1954: Journalist Gayle King, a co-anchor of CBS This Morning and an editor-at-large for O, The Oprah Magazine, is born in Chevy Chase, Maryland. King is also famous as a close friend and business associate of Oprah Winfrey and previously hosted the talk show "The Gayle King Show" on Winfrey's OWN channel.
1954: Actor Denzel Washington, best known for movies such as "Glory," "Malcolm X," "Philadelphia," "Training Day" and "American Gangster," is born in Mount Vernon, New York. Washington has won two Academy Awards, one for Best Supporting Actor for "Glory" and one for Best Actor for "Training Day."
1946: Musician Edgar Winter, most successful in the 1970s with his band The Edgar Winter Group, including the songs "Frankenstein" and "Free Ride," is born in Beaumont, Texas.
1945: American author Theodore Dreiser, whose best known novels include "Sister Carrie" and "An American Tragedy," dies at the age of 74 in Hollywood, California.
1944: Maurice Richard becomes the first NHL player to score eight points in one game, scoring five goals and three assists in a 9–1 win over the Detroit Red Wings.
1934: Actress Maggie Smith, best known for roles in movies such as "Othello," "The Prime of Miss Jean Brodie," "Travels with My Aunt," "California Suite," "A Room with a View," "Gosford Park" and the "Harry Potter" movies as well as the TV series "Downton Abbey," is born in London, England. Smith has won Academy Awards for her roles in "The Prime of Miss Jean Brodie" and "California Suite."
1932: Actress and singer Nichelle Nichols, best known as Nyota Uhura from the "Star Trek" TV series and movie franchise, is born Grace Dell Nichols in Robbins, Illinois.
1929: Hockey Hall of Fame goaltender Terry Sawchuk, who played 21 seasons in the National Hockey League for the Detroit Red Wings, Boston Bruins, Toronto Maple Leafs, Los Angeles Kings and New York Rangers, is born in Winnipeg, Manitoba, Canada. Sawchuk saw his best years come at the beginning of his career for the Red Wings, leading the team to three Stanley Cups in five years, winning the Calder Trophy as the NHL's top rookie and three Vezina Trophies for the fewest goals allowed. Sawchuk finished his hockey career with 447 regular season wins, a record that stood for 30 years, and his career record of 103 shutouts remained unsurpassed among NHL goaltenders until Martin Brodeur bested the mark on Dec. 21, 2009. He died from a pulmonary embolism at age 40 on May 31, 1970. He had earlier suffered internal injuries in a drunken fight with Rangers teammate Ron Stewart and had his gallbladder removed and underwent two operations on his damaged and bleeding liver before he died.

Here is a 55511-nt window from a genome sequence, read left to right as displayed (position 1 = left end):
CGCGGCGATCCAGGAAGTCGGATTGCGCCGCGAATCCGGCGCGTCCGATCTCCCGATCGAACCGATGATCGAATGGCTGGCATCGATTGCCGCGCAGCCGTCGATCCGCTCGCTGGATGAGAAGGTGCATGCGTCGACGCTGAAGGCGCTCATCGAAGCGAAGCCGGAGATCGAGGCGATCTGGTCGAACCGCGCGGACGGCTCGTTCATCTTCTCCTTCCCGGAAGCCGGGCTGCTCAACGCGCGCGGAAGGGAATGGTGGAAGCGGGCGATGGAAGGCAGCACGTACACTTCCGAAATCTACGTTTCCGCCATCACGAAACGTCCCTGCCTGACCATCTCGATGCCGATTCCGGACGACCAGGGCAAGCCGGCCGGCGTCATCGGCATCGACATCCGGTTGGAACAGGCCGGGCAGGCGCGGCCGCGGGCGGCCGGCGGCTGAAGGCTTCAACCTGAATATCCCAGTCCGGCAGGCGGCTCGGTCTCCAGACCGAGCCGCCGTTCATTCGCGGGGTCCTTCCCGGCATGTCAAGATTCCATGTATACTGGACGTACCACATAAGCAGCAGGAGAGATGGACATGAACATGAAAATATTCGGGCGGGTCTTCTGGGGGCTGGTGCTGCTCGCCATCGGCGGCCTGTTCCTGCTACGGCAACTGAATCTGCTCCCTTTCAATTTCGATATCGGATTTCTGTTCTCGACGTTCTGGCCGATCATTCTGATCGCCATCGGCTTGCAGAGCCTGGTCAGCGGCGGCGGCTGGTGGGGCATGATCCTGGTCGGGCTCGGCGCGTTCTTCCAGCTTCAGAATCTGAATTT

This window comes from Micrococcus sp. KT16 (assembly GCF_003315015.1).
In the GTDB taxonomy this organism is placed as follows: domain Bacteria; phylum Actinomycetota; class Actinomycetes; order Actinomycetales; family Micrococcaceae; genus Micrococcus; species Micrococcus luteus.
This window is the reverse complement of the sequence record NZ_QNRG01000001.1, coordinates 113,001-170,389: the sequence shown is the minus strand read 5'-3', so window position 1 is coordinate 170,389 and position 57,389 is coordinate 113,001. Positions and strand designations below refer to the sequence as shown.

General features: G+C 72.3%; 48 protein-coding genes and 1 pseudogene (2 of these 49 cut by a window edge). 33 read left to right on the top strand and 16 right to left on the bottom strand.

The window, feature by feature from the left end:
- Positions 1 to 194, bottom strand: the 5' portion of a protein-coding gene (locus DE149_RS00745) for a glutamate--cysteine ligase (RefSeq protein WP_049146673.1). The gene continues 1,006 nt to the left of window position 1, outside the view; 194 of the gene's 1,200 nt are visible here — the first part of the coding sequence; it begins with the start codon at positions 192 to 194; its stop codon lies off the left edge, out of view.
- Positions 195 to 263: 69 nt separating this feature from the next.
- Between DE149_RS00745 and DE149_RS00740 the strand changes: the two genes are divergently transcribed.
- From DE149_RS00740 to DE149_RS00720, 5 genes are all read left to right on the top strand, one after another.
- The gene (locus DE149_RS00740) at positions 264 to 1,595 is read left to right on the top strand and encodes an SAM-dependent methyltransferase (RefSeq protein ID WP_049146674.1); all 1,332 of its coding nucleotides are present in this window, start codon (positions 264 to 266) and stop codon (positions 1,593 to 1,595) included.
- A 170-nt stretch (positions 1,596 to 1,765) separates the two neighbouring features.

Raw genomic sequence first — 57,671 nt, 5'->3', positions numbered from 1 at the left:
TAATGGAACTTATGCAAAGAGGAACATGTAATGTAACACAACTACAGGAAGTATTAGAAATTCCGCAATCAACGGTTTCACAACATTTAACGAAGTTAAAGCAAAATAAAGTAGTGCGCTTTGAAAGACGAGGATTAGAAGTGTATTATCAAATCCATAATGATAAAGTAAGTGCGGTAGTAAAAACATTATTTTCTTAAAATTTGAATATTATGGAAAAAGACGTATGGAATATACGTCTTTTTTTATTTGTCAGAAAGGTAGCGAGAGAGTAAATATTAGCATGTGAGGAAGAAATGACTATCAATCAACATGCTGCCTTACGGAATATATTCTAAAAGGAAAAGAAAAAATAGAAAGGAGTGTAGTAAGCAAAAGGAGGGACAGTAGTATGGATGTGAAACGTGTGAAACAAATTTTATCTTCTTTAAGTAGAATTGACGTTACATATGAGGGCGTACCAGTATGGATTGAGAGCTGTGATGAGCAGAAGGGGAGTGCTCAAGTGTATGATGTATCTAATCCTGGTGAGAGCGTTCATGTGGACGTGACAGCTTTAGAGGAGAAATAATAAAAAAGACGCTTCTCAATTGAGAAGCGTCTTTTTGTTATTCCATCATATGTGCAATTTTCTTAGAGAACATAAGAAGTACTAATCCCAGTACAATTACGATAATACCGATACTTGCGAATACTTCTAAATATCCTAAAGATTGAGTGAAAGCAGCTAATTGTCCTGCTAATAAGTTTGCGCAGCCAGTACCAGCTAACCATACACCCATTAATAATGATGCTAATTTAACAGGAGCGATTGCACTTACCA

1922: Comic book writer Stan Lee, the co-creator of Spider-Man, the Hulk, the X-Men, the Fantastic Four, Iron Man, Thor and many other Marvel Comics characters, is born in New York City.
1912: The first municipally owned streetcars take to the streets in San Francisco, California, with the establishment of the San Francisco Municipal Railway (Muni). The first streetcar line, the A Geary, ran from Kearny and Market streets in the Financial District to Fulton Street and 10th Avenue in the Richmond District.
1908: A magnitude 7.2 earthquake rocks Messina, Sicily, spawning a tsunami and killing 100,000 to 200,000 people.
1902: The Syracuse Athletic Club defeats the New York Philadelphians, 5-0, in the first indoor professional American football game, which was held at Madison Square Garden in New York City.
1897: "Cyrano de Bergerac," the play by Edmond Rostand, premieres at the Théâtre de la Porte Saint-Martin in Paris, France.
1895: The Lumière brothers hold their first public screening of films for a paying audience at the Salon Indien du Grand Café in Paris, marking the debut of the cinema. The presentation included 10 short films, including their first film, "Sortie des Usines Lumière à Lyon" (Workers Leaving the Lumière Factory). Each film was 17 meters long, which, when hand cranked through a projector, ran approximately 50 seconds.
1895: German physicist Wilhelm Röntgen publishes a paper detailing his discovery of a new type of radiation, which later will be known as X-rays.
1856: Woodrow Wilson, who would become the 28th president of the United States in 1913, is born in Staunton, Virginia.
1846: Iowa is admitted as the 29th U.S. state.
1832: John C. Calhoun becomes the first vice president of the United States to resign, stepping down over differences with President Andrew Jackson.
1612: Galileo Galilei becomes the first astronomer to observe the planet Neptune, although he mistakenly catalogued it as a fixed star.